(651b) A Hybrid CO2/O2/H2s Corrosion Modeling Approach Using Machine Learning and CFD Velocity Data for General Pipe Configurations | AIChE

(651b) A Hybrid CO2/O2/H2s Corrosion Modeling Approach Using Machine Learning and CFD Velocity Data for General Pipe Configurations


Lu, L., Shell International E&P
Yang, H., Shell
Machine learning (ML) of CFD predicted CO2 corrosion model have been demonstrated in our earlier publications using CFD as the baseline tool to predict the maximum CO2 corrosion rates in pipes with bends [1][2][3]. However, it was found that further inclusion of other corrosion mechanisms requires a very large amount of CFD simulations deemed unfeasible in costs and time due to the coupling of CO2/O2/H2S corrosion kinetics [4], which makes the required number of parameters increased from 7 to 9. The increase does not seem significant but the required amount of the CFD simulations grows exponentially.

However, a careful examination of the CFD data in a full 3-D analysis shows that most of the surface chemistry is only dependent of the bulk chemistry data, i.e., the average species concentrations. This is due to the fact the surface corrosion chemistry occurs only near the wall surface and cannot be resolved by the CFD mesh. In fact, in CFD analysis the corrosion rate was approximated by a combination of near-wall mass transfer limitations based on the location variation of velocity, and chemical species concentrations. It was found that while the velocity local variation remains significant, the local variations of the resolved bulk (i.e. free stream) chemical species concentrations are negligible, therefore, the true surface corrosion rates are only impacted by the mass transfer limitations in most scenarios.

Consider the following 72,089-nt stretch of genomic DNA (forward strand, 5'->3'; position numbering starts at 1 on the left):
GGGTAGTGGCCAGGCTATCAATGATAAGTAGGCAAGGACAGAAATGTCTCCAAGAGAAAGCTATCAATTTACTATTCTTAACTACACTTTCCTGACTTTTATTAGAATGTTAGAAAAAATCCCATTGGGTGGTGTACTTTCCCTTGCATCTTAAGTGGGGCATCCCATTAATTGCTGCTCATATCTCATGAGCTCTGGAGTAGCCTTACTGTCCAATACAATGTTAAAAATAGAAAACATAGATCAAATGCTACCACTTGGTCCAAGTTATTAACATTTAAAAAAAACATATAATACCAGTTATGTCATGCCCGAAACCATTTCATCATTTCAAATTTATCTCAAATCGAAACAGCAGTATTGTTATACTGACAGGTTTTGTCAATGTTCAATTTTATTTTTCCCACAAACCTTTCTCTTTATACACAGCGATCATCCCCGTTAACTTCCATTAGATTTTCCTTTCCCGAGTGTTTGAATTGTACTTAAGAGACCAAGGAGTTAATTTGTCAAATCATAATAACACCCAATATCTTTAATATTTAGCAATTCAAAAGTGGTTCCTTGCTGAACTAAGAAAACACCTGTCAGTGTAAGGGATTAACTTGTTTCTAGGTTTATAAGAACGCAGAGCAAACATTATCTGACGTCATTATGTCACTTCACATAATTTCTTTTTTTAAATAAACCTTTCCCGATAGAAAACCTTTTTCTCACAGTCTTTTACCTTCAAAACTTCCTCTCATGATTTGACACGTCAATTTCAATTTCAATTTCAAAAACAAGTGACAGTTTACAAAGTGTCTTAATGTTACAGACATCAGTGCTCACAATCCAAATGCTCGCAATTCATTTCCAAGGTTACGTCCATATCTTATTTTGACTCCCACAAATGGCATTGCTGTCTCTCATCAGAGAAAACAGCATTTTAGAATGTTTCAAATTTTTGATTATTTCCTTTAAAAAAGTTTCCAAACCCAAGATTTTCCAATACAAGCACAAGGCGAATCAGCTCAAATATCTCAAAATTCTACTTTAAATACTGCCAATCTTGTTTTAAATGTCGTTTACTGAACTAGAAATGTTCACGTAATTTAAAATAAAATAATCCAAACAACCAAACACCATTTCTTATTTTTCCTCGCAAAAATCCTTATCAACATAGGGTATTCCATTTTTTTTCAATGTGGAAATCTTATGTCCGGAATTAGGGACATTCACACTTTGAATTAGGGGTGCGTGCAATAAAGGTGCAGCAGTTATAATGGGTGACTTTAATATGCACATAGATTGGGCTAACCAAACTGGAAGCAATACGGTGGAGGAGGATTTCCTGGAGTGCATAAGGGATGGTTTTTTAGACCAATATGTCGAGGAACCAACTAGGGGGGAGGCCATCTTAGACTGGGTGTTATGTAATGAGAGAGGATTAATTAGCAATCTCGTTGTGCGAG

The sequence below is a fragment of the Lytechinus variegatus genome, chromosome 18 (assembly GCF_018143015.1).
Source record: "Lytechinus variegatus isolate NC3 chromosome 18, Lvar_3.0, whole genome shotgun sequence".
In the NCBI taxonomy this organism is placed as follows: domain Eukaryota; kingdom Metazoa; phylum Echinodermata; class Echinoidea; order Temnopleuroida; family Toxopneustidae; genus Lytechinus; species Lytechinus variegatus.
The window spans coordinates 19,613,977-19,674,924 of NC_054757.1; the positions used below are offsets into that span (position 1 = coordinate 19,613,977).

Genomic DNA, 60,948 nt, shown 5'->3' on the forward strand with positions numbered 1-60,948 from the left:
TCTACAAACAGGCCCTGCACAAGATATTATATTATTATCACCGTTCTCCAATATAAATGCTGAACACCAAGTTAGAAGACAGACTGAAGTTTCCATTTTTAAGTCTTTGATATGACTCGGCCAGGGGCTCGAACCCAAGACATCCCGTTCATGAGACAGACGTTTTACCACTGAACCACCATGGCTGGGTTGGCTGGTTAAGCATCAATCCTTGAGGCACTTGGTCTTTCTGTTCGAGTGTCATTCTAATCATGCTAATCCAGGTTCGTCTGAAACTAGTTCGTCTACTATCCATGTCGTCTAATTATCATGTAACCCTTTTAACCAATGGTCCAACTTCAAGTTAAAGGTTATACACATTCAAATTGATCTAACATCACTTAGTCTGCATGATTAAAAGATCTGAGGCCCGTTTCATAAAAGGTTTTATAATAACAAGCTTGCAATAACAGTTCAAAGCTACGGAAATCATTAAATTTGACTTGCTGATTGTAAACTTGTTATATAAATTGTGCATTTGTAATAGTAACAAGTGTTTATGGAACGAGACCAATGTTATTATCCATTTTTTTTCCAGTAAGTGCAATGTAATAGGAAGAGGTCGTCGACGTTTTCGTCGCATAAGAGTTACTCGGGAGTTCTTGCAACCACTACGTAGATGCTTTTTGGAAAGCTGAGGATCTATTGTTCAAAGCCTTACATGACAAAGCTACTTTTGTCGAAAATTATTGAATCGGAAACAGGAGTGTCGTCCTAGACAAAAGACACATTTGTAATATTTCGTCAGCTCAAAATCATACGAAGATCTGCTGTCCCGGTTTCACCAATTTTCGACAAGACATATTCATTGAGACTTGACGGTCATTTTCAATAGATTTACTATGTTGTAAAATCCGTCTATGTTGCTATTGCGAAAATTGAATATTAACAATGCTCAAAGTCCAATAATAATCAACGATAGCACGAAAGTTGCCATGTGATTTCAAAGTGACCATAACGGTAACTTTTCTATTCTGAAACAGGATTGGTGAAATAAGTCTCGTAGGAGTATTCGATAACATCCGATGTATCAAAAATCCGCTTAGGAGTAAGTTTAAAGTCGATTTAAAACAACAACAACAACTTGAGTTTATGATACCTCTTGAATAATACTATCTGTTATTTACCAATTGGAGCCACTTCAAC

Nonetheless, there are scenarios where the local concentration variations cannot be ignored. In a pipe configuration such scenarios only occur when the surface corrosion rate is in the same order of the local mass transfer rate. This only occurs when the velocity is vey slow and the mass transfer rate near the wall is insufficient to remove the chemical species concentration gradient created by the surface reaction thus allows the gradient to be smoothed out by molecular diffusion. However, such process can only exist in laminar flows and is of little interest for the corrosion applications discussed here where the highest Damkohler number is only around 0.1. With this observation, the ML model is only required to predict the local velocity data and then combined with the corrosion kinetics developed by Nesic et al. [4][5] This approach greatly simplifies the CFD data generation process and allows a hybrid CO2/O2/H2S ML model to be developed.

In addition to the benefits of accelerated CFD data generation, this approach also enables further optimization of the Sherwood number-based mass transfer model. By using reinforcement learning algorithms the constant and exponents in the Sherwood number (CRenScm) can be further optimized for better accuracy. The findings will be summarized and reported.


[1] Kuochen Tsai, “Corrosion modeling using electrochemistry and computational fluid dynamics”, 2017 AIChE Annual Meeting, Minneapolis, MN, Oct. 29 – Nov. 3, Paper No. 335b.

[2] Yang, Huihui , Lu, Ligang , and Kuochen Tsai. "Machine Learning Based Predictive Models for CO2 Corrosion in Pipelines with Various Bending Angles." Paper presented at the SPE Annual Technical Conference and Exhibition, Virtual, October 2020. doi: https://doi.org/10.2118/201275-MS.

[3] Kuochen Tsai, Huihui Yang and Ligang Lu, “Acceleration of CFD based corrosion models using Machine Learning Algorithms”, Paper 67a, Nov. 16-20, 2020 Virtual AIChE Annual Meeting, San Francisco, USA.

[4] S. Nesic, J. Postlethwaite, and S. Olsen. “An Electrochemical Model for Prediction of Corrosion of Mild Steel in Aqueous Carbon Dioxide Solutions”. CORROSION (1996) 52 (4): 280–294. https://doi.org/10.5006/1.3293640.

[5] S. Nesic, H. Li, J. Huang and D. Sormaz, “An open source mechanistic model for CO2/H2S Corrosion of carbon steel”, Paper No. 09572, NACE Corrosion Conference & Expo, 2009.


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